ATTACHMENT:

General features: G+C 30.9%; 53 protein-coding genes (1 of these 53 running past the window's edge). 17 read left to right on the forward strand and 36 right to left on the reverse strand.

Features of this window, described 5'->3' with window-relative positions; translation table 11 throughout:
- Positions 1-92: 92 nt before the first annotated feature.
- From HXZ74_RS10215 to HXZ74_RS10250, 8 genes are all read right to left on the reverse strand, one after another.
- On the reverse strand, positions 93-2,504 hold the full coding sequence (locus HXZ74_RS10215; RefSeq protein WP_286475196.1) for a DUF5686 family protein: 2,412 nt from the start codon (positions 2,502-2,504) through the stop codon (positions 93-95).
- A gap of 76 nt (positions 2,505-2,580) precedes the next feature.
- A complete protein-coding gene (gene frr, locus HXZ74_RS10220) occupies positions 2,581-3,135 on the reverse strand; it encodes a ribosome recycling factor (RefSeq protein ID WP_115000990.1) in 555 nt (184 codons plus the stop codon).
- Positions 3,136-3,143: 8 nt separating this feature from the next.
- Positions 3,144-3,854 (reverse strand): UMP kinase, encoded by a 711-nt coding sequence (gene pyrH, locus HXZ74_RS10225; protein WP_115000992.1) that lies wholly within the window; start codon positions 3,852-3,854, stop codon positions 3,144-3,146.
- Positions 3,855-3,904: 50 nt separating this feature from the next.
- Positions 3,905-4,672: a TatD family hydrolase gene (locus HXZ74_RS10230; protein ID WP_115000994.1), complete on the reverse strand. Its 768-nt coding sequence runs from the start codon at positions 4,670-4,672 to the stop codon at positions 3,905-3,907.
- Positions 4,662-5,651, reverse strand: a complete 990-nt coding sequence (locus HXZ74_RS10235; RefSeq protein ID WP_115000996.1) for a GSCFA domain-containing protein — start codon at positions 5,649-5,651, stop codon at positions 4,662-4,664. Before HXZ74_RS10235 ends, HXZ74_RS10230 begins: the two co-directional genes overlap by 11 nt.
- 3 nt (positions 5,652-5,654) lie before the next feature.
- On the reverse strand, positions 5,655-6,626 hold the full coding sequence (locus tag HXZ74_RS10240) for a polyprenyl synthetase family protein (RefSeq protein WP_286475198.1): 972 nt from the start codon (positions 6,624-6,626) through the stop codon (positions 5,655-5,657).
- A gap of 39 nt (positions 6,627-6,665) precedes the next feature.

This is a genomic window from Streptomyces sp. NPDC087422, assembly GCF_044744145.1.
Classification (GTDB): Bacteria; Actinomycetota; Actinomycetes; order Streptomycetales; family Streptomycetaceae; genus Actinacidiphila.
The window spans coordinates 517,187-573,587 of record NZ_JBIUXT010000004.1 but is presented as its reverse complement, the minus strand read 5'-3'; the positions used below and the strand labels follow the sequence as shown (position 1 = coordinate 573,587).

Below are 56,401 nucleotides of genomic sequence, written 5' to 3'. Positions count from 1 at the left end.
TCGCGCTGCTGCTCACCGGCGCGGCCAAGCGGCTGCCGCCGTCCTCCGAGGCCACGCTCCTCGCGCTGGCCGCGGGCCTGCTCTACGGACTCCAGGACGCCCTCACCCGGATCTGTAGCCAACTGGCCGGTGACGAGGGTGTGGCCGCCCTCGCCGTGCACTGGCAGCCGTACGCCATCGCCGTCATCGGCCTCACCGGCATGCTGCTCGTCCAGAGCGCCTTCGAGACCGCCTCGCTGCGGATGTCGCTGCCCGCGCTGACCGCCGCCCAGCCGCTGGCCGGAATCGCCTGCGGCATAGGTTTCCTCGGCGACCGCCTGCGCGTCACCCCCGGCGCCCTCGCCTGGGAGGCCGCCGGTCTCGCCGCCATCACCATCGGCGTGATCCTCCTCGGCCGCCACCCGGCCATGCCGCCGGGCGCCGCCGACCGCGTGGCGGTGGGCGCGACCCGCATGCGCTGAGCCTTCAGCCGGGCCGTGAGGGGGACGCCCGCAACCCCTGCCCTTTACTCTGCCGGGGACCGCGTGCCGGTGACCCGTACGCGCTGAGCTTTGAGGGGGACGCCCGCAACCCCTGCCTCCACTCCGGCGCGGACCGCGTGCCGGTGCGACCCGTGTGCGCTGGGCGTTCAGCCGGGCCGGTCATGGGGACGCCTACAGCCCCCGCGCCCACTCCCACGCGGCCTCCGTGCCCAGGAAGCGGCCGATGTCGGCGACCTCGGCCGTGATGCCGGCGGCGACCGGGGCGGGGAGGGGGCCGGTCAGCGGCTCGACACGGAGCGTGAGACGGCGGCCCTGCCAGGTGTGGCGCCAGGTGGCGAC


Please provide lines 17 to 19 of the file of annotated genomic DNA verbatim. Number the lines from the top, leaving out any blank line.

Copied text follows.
Classification (GTDB): Bacteria; Actinomycetota; Actinomycetes; order Streptomycetales; family Streptomycetaceae; genus Actinacidiphila.
The window spans coordinates 517,187-573,587 of record NZ_JBIUXT010000004.1 but is presented as its reverse complement, the minus strand read 5'-3'; the positions used below and the strand labels follow the sequence as shown (position 1 = coordinate 573,587).

Below are 56,401 nucleotides of genomic sequence, written 5' to 3'. Positions count from 1 at the left end.